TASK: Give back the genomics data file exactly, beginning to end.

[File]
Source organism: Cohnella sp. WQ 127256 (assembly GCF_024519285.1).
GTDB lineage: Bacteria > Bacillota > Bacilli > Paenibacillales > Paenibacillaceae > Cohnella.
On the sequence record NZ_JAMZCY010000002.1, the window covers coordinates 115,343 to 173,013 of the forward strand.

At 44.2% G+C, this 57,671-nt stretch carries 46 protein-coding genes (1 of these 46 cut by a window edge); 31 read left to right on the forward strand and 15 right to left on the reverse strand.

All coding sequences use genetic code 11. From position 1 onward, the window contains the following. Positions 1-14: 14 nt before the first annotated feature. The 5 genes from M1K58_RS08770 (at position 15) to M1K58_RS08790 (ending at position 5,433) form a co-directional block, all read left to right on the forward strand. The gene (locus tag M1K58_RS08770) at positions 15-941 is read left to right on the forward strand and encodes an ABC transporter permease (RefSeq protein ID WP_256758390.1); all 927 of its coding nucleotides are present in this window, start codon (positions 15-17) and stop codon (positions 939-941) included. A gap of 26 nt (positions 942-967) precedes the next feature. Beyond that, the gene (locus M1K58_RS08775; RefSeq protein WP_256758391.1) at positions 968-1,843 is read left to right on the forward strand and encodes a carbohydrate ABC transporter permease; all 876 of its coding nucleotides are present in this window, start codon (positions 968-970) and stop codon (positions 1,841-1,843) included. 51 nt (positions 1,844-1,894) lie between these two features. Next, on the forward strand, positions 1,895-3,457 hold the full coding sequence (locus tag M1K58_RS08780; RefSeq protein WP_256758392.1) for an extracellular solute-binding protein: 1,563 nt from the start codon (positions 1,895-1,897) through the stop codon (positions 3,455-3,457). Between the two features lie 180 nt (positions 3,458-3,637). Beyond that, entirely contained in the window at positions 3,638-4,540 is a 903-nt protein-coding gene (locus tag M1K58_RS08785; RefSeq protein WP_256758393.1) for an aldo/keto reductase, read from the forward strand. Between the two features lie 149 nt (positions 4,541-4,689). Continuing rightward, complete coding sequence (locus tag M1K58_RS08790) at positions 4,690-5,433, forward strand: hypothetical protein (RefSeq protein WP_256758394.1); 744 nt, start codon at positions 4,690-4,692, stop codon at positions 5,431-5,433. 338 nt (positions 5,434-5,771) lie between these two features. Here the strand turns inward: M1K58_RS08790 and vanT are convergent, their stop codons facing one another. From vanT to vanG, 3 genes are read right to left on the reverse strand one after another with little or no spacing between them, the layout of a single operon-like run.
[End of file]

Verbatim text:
Source organism: Cohnella sp. WQ 127256 (assembly GCF_024519285.1).
GTDB lineage: Bacteria > Bacillota > Bacilli > Paenibacillales > Paenibacillaceae > Cohnella.
On the sequence record NZ_JAMZCY010000002.1, the window covers coordinates 115,343 to 173,013 of the forward strand.

At 44.2% G+C, this 57,671-nt stretch carries 46 protein-coding genes (1 of these 46 cut by a window edge); 31 read left to right on the forward strand and 15 right to left on the reverse strand.

All coding sequences use genetic code 11. From position 1 onward, the window contains the following. Positions 1-14: 14 nt before the first annotated feature. The 5 genes from M1K58_RS08770 (at position 15) to M1K58_RS08790 (ending at position 5,433) form a co-directional block, all read left to right on the forward strand. The gene (locus tag M1K58_RS08770) at positions 15-941 is read left to right on the forward strand and encodes an ABC transporter permease (RefSeq protein ID WP_256758390.1); all 927 of its coding nucleotides are present in this window, start codon (positions 15-17) and stop codon (positions 939-941) included. A gap of 26 nt (positions 942-967) precedes the next feature. Beyond that, the gene (locus M1K58_RS08775; RefSeq protein WP_256758391.1) at positions 968-1,843 is read left to right on the forward strand and encodes a carbohydrate ABC transporter permease; all 876 of its coding nucleotides are present in this window, start codon (positions 968-970) and stop codon (positions 1,841-1,843) included. 51 nt (positions 1,844-1,894) lie between these two features. Next, on the forward strand, positions 1,895-3,457 hold the full coding sequence (locus tag M1K58_RS08780; RefSeq protein WP_256758392.1) for an extracellular solute-binding protein: 1,563 nt from the start codon (positions 1,895-1,897) through the stop codon (positions 3,455-3,457). Between the two features lie 180 nt (positions 3,458-3,637). Beyond that, entirely contained in the window at positions 3,638-4,540 is a 903-nt protein-coding gene (locus tag M1K58_RS08785; RefSeq protein WP_256758393.1) for an aldo/keto reductase, read from the forward strand. Between the two features lie 149 nt (positions 4,541-4,689). Continuing rightward, complete coding sequence (locus tag M1K58_RS08790) at positions 4,690-5,433, forward strand: hypothetical protein (RefSeq protein WP_256758394.1); 744 nt, start codon at positions 4,690-4,692, stop codon at positions 5,431-5,433. 338 nt (positions 5,434-5,771) lie between these two features. Here the strand turns inward: M1K58_RS08790 and vanT are convergent, their stop codons facing one another. From vanT to vanG, 3 genes are read right to left on the reverse strand one after another with little or no spacing between them, the layout of a single operon-like run.